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Free societies vs. fear societies

"Free societies vs. fear societies" Continued...

Issue: "Lebanon: Democracy now," Feb. 26, 2005

WORLD: Do you believe Mr. Abbas is capable of reining in Hamas and other terror groups?

Sharansky: He can. But he'll only do it if he has no other choice. . . . Abu Mazen needs to be pressured by the free world. He needs the free world. He needs their verbal support, their financial support, their encouragement and legitimacy. So the U.S. and Europe and our own government have a lot of leverage. We need to keep pressing him to do the right thing. If he cannot or doesn't want to, then we have no interest in him as a partner.

WORLD: What was your reaction to the recent elections in Iraq?

Sharansky: I am very optimistic. We should be clear that a democracy has not yet been built in Iraq. It is being built. Free elections usually come at the end of the democratic process, not the beginning. There is much more to be done to create democratic institutions and to create a society where people feel free to think what they want and say what they want and criticize their leaders without fear of reprisal. Still, the elections were an important first step.

People demonstrated that they were ready to take big personal risks to vote, and that was extraordinary. They have had a very hard experience of living in a fear society, and when given an opportunity of moving from a fear society to a free society, they risked their lives to do it.

WORLD: What is your sense of the future of democracy in Russia? A growing number of observers in the West are concerned that Vladimir Putin is becoming a new Russian dictator. They point to the Kremlin's takeover of television stations, jailing of political opponents, and ending democratic elections for provincial governors.

Sharansky: Look, for a thousand years Russia never was a democracy. But I believe the Russian people want to be free. There have been tremendous changes there in the past 10 or 15 years. Millions of people are not enslaved in gulags like they once were. Millions are not working for the KGB anymore. Millions do not live in fear that one mistaken word and they'll be thrown in prison. This is real progress. There have been some serious retreats. But look, 12 years after the French revolution there was Napoleon. There are ups and downs in the development of democracy in any country. Now Putin is restricting many areas of Russian life. The free world should not be hesitant to raise these issues or to encourage the Russian government to expand freedom, not restrict it.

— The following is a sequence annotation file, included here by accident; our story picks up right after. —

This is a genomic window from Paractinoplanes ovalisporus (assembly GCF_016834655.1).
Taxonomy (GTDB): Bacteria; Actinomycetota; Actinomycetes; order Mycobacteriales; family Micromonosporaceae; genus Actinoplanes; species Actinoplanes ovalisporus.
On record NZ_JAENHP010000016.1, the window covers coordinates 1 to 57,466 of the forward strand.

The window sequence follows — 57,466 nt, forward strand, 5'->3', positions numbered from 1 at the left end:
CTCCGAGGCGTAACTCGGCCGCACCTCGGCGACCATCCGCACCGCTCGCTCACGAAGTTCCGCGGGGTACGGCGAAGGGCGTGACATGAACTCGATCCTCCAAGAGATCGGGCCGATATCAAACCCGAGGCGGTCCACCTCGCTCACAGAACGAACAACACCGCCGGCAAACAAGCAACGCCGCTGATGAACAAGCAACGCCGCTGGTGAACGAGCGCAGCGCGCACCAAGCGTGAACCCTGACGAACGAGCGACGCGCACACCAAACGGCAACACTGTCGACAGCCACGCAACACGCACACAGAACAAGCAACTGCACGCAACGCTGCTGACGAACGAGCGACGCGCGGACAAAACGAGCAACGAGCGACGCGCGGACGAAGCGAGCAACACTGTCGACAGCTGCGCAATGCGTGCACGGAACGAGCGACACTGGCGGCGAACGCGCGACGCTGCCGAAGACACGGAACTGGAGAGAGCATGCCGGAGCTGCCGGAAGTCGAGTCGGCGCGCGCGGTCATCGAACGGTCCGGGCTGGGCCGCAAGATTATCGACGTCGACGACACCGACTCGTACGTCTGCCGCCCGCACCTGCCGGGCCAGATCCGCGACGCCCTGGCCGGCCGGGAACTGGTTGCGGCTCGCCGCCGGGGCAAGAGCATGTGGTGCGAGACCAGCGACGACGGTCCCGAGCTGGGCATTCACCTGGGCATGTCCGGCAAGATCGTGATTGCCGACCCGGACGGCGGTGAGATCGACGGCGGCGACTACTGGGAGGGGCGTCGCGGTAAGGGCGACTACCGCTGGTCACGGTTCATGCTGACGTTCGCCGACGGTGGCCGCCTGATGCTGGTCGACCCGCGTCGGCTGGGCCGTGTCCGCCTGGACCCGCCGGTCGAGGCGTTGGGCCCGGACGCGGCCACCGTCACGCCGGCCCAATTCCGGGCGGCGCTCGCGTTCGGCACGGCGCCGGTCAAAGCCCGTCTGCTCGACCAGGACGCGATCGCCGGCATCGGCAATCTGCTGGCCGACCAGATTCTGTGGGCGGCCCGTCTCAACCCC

WORLD: Why do you believe Russia is selling nuclear technology to Iran when Iran is now recognized as a leading terrorist threat to the United States?

Sharansky: Putin told me . . . back in '97 that the day will come when it is clear that it is Western sales of technologies to Iran which will be just as critical to helping Iran develop weapons of mass destruction, maybe more so, as Russian technologies. And sure enough, a year ago when the scope of Iranian activities was discovered, everyone could see that the technologies that flowed through Pakistan, England, and Holland have created a big danger. Unless something happens, within one or two more years Iran will develop nuclear weapons.

WORLD: Is an emerging Russian-Iranian alliance a direct threat to Israel's security?

Sharansky: The free world seems blind to taking effective measures to stop this impending disaster. Now it must be clear that the free world cannot afford to permit the regime of the Ayatollahs to have nuclear weapons and the missiles to deliver them. The Iranians have made their intentions perfectly clear. They intend to destroy Israel and the other "Satans" in this world.

WORLD: What should be done to stop Iran?

Sharansky: As I point out in my book, Iran is a unique example of a country where in one generation a society of true believers in radical Islam has become a society of double-thinkers. That is, in their hearts and minds most Iranians are disgusted with their government and disillusioned with radical Islam, even though with their lips they must avoid being critical for fear of government reprisals.

There are many Iranians eager to change their government. With some encouragement from the free world I think we can help the people of Iran to bring about democratic change. I was glad to see President Bush speak directly to the Iranian people in his State of the Union address. But it is not enough. The United States and Europe-the entire free world-must do much more to encourage the forces of freedom and reform within Iran, before it is too late.

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